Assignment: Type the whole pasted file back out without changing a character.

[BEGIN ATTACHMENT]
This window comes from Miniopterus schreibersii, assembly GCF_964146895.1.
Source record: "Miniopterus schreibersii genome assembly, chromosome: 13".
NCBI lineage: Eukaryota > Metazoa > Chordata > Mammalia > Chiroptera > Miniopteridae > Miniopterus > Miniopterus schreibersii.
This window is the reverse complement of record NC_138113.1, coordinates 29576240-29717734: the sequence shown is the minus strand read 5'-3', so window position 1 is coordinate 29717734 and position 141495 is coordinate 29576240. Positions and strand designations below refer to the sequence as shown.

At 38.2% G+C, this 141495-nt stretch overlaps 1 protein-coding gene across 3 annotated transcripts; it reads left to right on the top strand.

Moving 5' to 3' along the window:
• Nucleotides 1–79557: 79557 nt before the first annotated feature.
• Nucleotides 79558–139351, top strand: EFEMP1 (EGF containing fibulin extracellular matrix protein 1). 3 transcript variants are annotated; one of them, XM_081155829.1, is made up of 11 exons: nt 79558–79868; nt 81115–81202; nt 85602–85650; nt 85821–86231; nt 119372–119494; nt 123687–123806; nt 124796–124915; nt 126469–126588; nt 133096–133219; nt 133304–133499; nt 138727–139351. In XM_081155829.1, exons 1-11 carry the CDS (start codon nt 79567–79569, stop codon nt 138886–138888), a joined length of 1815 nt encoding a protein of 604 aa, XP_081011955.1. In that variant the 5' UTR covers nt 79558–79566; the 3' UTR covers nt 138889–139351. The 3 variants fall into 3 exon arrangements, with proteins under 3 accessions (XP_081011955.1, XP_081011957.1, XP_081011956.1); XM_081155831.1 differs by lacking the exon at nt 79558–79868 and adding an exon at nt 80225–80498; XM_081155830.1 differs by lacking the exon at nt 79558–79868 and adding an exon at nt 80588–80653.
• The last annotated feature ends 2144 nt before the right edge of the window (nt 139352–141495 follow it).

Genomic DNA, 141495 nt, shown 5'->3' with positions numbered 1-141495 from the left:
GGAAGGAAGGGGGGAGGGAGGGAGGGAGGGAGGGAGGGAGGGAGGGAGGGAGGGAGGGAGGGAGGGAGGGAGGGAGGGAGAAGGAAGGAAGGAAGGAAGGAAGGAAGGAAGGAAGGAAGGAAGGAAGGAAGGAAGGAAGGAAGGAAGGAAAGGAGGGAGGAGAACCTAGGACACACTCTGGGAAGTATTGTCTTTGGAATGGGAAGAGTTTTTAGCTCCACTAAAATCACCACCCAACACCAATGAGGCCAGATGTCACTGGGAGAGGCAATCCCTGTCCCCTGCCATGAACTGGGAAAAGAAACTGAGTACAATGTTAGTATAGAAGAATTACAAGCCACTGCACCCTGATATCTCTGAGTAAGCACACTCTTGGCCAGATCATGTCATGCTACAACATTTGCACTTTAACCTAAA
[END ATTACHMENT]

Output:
This window comes from Miniopterus schreibersii, assembly GCF_964146895.1.
Source record: "Miniopterus schreibersii genome assembly, chromosome: 13".
NCBI lineage: Eukaryota > Metazoa > Chordata > Mammalia > Chiroptera > Miniopteridae > Miniopterus > Miniopterus schreibersii.
This window is the reverse complement of record NC_138113.1, coordinates 29576240-29717734: the sequence shown is the minus strand read 5'-3', so window position 1 is coordinate 29717734 and position 141495 is coordinate 29576240. Positions and strand designations below refer to the sequence as shown.

At 38.2% G+C, this 141495-nt stretch overlaps 1 protein-coding gene across 3 annotated transcripts; it reads left to right on the top strand.

Moving 5' to 3' along the window:
• Nucleotides 1–79557: 79557 nt before the first annotated feature.
• Nucleotides 79558–139351, top strand: EFEMP1 (EGF containing fibulin extracellular matrix protein 1). 3 transcript variants are annotated; one of them, XM_081155829.1, is made up of 11 exons: nt 79558–79868; nt 81115–81202; nt 85602–85650; nt 85821–86231; nt 119372–119494; nt 123687–123806; nt 124796–124915; nt 126469–126588; nt 133096–133219; nt 133304–133499; nt 138727–139351. In XM_081155829.1, exons 1-11 carry the CDS (start codon nt 79567–79569, stop codon nt 138886–138888), a joined length of 1815 nt encoding a protein of 604 aa, XP_081011955.1. In that variant the 5' UTR covers nt 79558–79566; the 3' UTR covers nt 138889–139351. The 3 variants fall into 3 exon arrangements, with proteins under 3 accessions (XP_081011955.1, XP_081011957.1, XP_081011956.1); XM_081155831.1 differs by lacking the exon at nt 79558–79868 and adding an exon at nt 80225–80498; XM_081155830.1 differs by lacking the exon at nt 79558–79868 and adding an exon at nt 80588–80653.
• The last annotated feature ends 2144 nt before the right edge of the window (nt 139352–141495 follow it).

Genomic DNA, 141495 nt, shown 5'->3' with positions numbered 1-141495 from the left:
GGAAGGAAGGGGGGAGGGAGGGAGGGAGGGAGGGAGGGAGGGAGGGAGGGAGGGAGGGAGGGAGGGAGGGAGGGAGGGAGAAGGAAGGAAGGAAGGAAGGAAGGAAGGAAGGAAGGAAGGAAGGAAGGAAGGAAGGAAGGAAGGAAGGAAAGGAGGGAGGAGAACCTAGGACACACTCTGGGAAGTATTGTCTTTGGAATGGGAAGAGTTTTTAGCTCCACTAAAATCACCACCCAACACCAATGAGGCCAGATGTCACTGGGAGAGGCAATCCCTGTCCCCTGCCATGAACTGGGAAAAGAAACTGAGTACAATGTTAGTATAGAAGAATTACAAGCCACTGCACCCTGATATCTCTGAGTAAGCACACTCTTGGCCAGATCATGTCATGCTACAACATTTGCACTTTAACCTAAA